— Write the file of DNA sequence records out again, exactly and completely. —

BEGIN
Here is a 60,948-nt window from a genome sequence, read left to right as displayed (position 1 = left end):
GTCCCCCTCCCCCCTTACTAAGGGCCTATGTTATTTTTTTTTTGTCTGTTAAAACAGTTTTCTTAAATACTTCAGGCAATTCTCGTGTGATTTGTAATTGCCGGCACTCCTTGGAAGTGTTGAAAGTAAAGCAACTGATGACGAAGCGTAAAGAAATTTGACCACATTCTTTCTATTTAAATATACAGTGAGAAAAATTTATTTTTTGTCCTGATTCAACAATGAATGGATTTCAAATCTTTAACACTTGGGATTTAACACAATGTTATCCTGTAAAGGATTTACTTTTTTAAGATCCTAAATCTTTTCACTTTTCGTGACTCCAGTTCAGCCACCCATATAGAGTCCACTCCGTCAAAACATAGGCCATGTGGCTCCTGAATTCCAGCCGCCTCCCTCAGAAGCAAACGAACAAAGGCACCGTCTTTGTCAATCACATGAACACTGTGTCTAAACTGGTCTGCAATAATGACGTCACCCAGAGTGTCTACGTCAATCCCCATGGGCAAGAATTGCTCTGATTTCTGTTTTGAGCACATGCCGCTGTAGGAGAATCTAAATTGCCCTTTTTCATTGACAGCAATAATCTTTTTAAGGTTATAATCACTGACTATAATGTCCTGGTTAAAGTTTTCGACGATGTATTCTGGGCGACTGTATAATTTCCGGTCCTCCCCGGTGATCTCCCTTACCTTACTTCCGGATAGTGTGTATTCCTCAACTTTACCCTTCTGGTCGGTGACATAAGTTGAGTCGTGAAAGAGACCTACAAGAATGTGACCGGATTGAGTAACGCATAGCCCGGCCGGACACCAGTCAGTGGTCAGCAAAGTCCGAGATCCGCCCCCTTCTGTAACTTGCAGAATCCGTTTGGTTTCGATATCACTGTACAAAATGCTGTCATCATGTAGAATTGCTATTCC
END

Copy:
Here is a 60,948-nt window from a genome sequence, read left to right as displayed (position 1 = left end):
GTCCCCCTCCCCCCTTACTAAGGGCCTATGTTATTTTTTTTTTGTCTGTTAAAACAGTTTTCTTAAATACTTCAGGCAATTCTCGTGTGATTTGTAATTGCCGGCACTCCTTGGAAGTGTTGAAAGTAAAGCAACTGATGACGAAGCGTAAAGAAATTTGACCACATTCTTTCTATTTAAATATACAGTGAGAAAAATTTATTTTTTGTCCTGATTCAACAATGAATGGATTTCAAATCTTTAACACTTGGGATTTAACACAATGTTATCCTGTAAAGGATTTACTTTTTTAAGATCCTAAATCTTTTCACTTTTCGTGACTCCAGTTCAGCCACCCATATAGAGTCCACTCCGTCAAAACATAGGCCATGTGGCTCCTGAATTCCAGCCGCCTCCCTCAGAAGCAAACGAACAAAGGCACCGTCTTTGTCAATCACATGAACACTGTGTCTAAACTGGTCTGCAATAATGACGTCACCCAGAGTGTCTACGTCAATCCCCATGGGCAAGAATTGCTCTGATTTCTGTTTTGAGCACATGCCGCTGTAGGAGAATCTAAATTGCCCTTTTTCATTGACAGCAATAATCTTTTTAAGGTTATAATCACTGACTATAATGTCCTGGTTAAAGTTTTCGACGATGTATTCTGGGCGACTGTATAATTTCCGGTCCTCCCCGGTGATCTCCCTTACCTTACTTCCGGATAGTGTGTATTCCTCAACTTTACCCTTCTGGTCGGTGACATAAGTTGAGTCGTGAAAGAGACCTACAAGAATGTGACCGGATTGAGTAACGCATAGCCCGGCCGGACACCAGTCAGTGGTCAGCAAAGTCCGAGATCCGCCCCCTTCTGTAACTTGCAGAATCCGTTTGGTTTCGATATCACTGTACAAAATGCTGTCATCATGTAGAATTGCTATTCC